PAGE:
UK to launch vaccine trials on COVID-19
LONDON: British clinical trials of vaccines against new variants of COVID-19 will start in the summer to prepare updated jabs for the autumn if variants evade the current inoculations, the Oxford University vaccine group’s lead researcher has told the UK Parliament.
Prof. Sarah Gilbert said her team is producing an initial group of vaccines against new variants that are at least partially resistant to the current jabs being rolled out.
The new versions of the vaccine are being produced in case COVID-19 variants substantially evade immunity provided by the current jabs.
A small trial in South Africa found that a variant that emerged there, and which has since arrived in the UK, is partially resistant to the Oxford vaccine.
Vaccines from Novavax and Johnson & Johnson also appear less effective against the South African variant.
“We need to make preparations so that everything is in place, if it turns out that we do need to do it,” Gilbert told British MPs.
“Currently, the plans are to be ready for an immunization campaign in the autumn, so before going into the winter season we’d have a new variant vaccine available if it turns out that’s what’s going to be required,” she added.
“If we see the emergence of a new strain very close to that date, it’s going to be difficult to go through this whole process, because we do need to conduct a clinical study and get regulatory approval, in time to be vaccinated before the winter.”
Gilbert said trials are underway to judge whether mixing vaccines will provide better protection against COVID-19 by stimulating the immune system in different ways.
The Oxford vaccine group is also looking at producing nasal spray and pill alternatives to the standard inoculation.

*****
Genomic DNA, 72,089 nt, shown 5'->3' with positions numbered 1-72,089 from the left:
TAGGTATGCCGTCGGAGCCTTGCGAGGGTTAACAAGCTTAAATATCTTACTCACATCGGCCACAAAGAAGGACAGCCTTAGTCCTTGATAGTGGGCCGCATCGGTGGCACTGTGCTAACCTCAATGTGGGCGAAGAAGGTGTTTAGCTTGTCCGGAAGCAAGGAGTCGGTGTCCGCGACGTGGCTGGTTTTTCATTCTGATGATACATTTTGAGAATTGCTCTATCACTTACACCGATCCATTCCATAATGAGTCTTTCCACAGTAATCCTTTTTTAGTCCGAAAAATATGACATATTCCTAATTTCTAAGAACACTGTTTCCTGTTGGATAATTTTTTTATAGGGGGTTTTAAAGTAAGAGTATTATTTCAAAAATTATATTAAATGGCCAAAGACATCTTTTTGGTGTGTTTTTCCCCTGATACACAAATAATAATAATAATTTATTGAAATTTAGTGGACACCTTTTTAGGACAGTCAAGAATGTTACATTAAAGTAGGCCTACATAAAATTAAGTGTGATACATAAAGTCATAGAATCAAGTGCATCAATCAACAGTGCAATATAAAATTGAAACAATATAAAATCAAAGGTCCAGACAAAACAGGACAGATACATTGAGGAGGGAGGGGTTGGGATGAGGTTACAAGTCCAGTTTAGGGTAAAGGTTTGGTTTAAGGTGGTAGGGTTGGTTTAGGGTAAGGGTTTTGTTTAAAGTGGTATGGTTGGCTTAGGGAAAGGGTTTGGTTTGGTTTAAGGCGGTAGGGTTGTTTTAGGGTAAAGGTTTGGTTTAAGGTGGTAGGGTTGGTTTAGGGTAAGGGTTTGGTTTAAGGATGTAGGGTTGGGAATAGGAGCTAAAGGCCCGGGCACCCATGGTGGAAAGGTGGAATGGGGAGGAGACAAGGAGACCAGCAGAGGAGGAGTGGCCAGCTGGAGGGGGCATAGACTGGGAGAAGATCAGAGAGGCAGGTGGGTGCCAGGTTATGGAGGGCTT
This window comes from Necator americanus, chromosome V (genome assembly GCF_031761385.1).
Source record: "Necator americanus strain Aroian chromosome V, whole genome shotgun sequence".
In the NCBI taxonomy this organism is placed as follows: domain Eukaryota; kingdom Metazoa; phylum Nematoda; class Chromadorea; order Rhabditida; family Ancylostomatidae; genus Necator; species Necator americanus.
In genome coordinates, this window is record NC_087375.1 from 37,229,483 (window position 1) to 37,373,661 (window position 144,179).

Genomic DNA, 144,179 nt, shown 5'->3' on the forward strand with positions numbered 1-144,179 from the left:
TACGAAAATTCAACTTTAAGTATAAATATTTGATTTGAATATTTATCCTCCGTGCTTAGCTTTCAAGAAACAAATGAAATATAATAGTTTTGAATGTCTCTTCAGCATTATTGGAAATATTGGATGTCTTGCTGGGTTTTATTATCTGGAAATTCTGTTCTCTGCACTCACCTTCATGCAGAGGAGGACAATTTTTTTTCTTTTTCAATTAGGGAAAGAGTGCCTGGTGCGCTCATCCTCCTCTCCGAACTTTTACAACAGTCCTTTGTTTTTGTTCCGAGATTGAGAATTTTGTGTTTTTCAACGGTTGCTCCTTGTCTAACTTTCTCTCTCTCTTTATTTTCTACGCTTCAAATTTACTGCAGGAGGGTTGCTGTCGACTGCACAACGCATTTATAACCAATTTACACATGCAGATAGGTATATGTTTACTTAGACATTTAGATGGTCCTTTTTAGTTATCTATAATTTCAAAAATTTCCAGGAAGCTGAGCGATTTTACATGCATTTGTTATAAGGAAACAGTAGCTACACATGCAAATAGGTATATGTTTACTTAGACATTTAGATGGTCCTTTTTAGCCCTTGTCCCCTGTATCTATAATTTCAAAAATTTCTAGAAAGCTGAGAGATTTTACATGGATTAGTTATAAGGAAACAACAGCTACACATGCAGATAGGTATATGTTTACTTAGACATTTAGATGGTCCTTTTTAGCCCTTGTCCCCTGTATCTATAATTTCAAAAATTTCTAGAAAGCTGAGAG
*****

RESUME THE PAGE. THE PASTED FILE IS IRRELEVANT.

KARACHI: Amjad Ali has been a fighter all his life. Despite losing the use of his legs after childhood polio, he was able to fulfil his dream of becoming a successful wheelchair athlete.
But one dream keeps eluding him. For the past six years, he has been unable to watch his favorite cricket team play in a stadium.
With “home” matches played abroad for years due to security risks and, more recently, limited numbers of spectators allowed in stadiums because of coronavirus restrictions, Ali is yet to see his beloved Peshawar Zalmi side compete in Pakistan’s hugely popular Super League cricket competition.
Ali, a Karachi resident, is a diehard fan of Peshawar Zalmi, the home team that represents Peshawar, the capital of Khyber Pakhtunkhwa, his home province.
The inaugural national cricket league was launched in 2016 and has been a spectacular success, even though many of the matches in the first five editions had to be played in the UAE due to security risks, preventing fans such as Ali from attending.
Last year, however, all matches of the series were played in Pakistan for the first time, and an overjoyed Ali bought a ticket to see Peshawar play the Multan Sultans.
But the devoted cricket fan never made it to the stadium on March 13: The coronavirus pandemic broke out in February and lockdown restrictions were imposed, including a ban on spectators at stadiums.
This year, with only 50 percent spectator capacity allowed at stadiums due to the pandemic, Ali found that getting his hands on a ticket was no easy task.
“Last year, I had bought a ticket to watch my favorite Peshawar Zalmi, but unfortunately I couldn’t go due to the coronavirus outbreak,” Ali told Arab News. “This time around, the government has allowed limited crowds only, which has made obtaining tickets difficult.”
Ali was born in Shangla, a hilly district in the northern Khyber Pakhtunkhwa province, and now lives in a sprawling slum neighborhood in Karachi. He was only 12 months old when he contracted polio and has never walked.
But his disability did not dampen his dream of becoming an athlete: He is now Pakistan’s No. 4 in wheelchair tennis and a national-level competitor in wheelchair cricket, basketball and handball. He also works as an accountant at a school by day and teaches neighborhood children in the evenings.
“I have struggled a lot in my life and have become a sportsman despite my disability,” Ali said, adding that his favorite player was Daren Sammy, a Saint Lucian-Pakistani cricketer who played at international level for the West Indies. “I see a fighter in him.”
Ali hopes to one day meet Sammy as well as Pakistani players Shoaib Malik, Wahab Riaz and Haider Ali.
“Now coronavirus is a hurdle between me and Peshawar Zalmi,” Ali said. “But I believe, God willing, one day we will defeat coronavirus and I will be able to meet the Peshawar Zalmi players.”
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